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We talk with CEO Jeff Potter about the Surf Air all-you-can-fly private membership air travel club. Also, an uncontained engine failure on a BA flight, low airline fares, management changes at United, American Airlines used the wrong plane, and remotely manned towers may be on the way.
Jeff Potter is the Chief Executive Officer of Surf Air, an all-you-can-fly private membership club for business and leisure travelers. Surf Air uses Pilatus PC-12 aircraft on scheduled routes, currently from airports in California. However, the company looks to expand and provide service in other regions, even internationally.
Jeff has luxury product experience as Chief Executive Officer of Exclusive Resorts. He also has an aviation background and worked his way up from airplane cleaner to President and Chief Executive Officer of Frontier Airlines, as well as being a member of their Board of Directors. Jeff was also the CEO of Vanguard Airlines for a short period.
Jeff explains how the Surf Air fixed monthly fee makes the private aviation experience affordable. He characterizes it as a disruptive model that competes with commercial carriers.
Follow Surf Air on Twitter, Facebook, and YouTube.
BA jet engine failure uncontained, pieces hit runway: investigators
NTSB Issues Update on the British Airways Engine Fire at Las Vegas
The NTSB reports that the engine fire on takeoff at McCarran International Airport (LAS) by British Airways flight 2276, a Boeing 777 with GE90-85B engines, was an uncontained engine failure.
$100 Airline Ticket Deals, as Carriers Increase Profits
JetBlue Airways can fly you from JFK to Chicago for $74. A holiday promotion at Delta can cost as little as $78. American Airlines has a $97 fare from Columbus to Washington Reagan. Is there an airline fare war? Jeff helps understand what’s going on.
Why Dump Smisek? United Wasn’t First Airline to Fly a Pol’s Route
United CEO Smisek and two other executives resigned as a federal investigation is underway about the propriety of United creating a route between Newark Airport and Columbia, S.C, near where then chairman of the Port Authority of New York and New Jersey David Samson had his weekend home.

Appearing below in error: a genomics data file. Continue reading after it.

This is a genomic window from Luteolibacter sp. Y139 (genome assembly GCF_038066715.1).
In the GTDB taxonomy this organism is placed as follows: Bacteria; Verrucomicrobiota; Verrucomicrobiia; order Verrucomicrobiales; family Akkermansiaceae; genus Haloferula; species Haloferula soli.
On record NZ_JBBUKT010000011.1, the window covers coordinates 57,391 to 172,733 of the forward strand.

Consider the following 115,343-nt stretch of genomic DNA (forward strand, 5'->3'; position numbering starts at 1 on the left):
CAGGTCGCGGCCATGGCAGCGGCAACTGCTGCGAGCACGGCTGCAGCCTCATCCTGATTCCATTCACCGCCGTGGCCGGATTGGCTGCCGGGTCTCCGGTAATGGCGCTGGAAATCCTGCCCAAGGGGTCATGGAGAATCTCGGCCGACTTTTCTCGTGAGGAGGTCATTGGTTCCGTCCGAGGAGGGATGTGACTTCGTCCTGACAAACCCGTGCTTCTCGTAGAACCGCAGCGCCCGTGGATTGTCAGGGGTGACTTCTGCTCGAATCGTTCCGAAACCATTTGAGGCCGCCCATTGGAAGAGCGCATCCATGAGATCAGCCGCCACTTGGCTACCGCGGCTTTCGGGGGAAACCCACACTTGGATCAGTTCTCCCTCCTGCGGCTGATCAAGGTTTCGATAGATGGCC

American Airlines accidentally used the wrong plane to fly to Hawaii
An American Airlines A321 left LA for Hawaii, but it didn’t have the requisite ETOPS certification. American discovered the problem enroute and notified the FAA, but the plane continued to it’s destination.
Air traffic controllers for some airports are now miles away, watching the planes on camera
Ornskoldsvik Airport in northern Sweden has an unmanned tower. The controllers are 90 miles away at another airport watching by camera. The idea is being tested elsewhere, even at one airport in the United States.
The Aircraft of the Week
David goes fishing this week for a History Segment. He hopes to catch one of these in the wild at Joint Base Andrews for a whale of a tale. This episode we talk about The Aero Spacelines Guppies, and the lure of the aircraft that put a man on the moon.
The Aviation Minute
Rob Mark talks about customer service at United Airlines.
The Bristol Hercules engine startup courtesy Ian.
Lamont sends this photo taken in a practice area West / slightly Northwest of San Jose, California. The photo shows the marine layer being held back by the Santa Cruz Mountain Range in the early afternoon.
Jodi Brommer sends this shot of the smallest 777. She was hanging out on the approach path of San Francisco, 2.5 miles off the touchdown markers.
Opening and closing music courtesy Brother Love from the Album Of The Year CD. You can find his great music at brotherloverocks.com.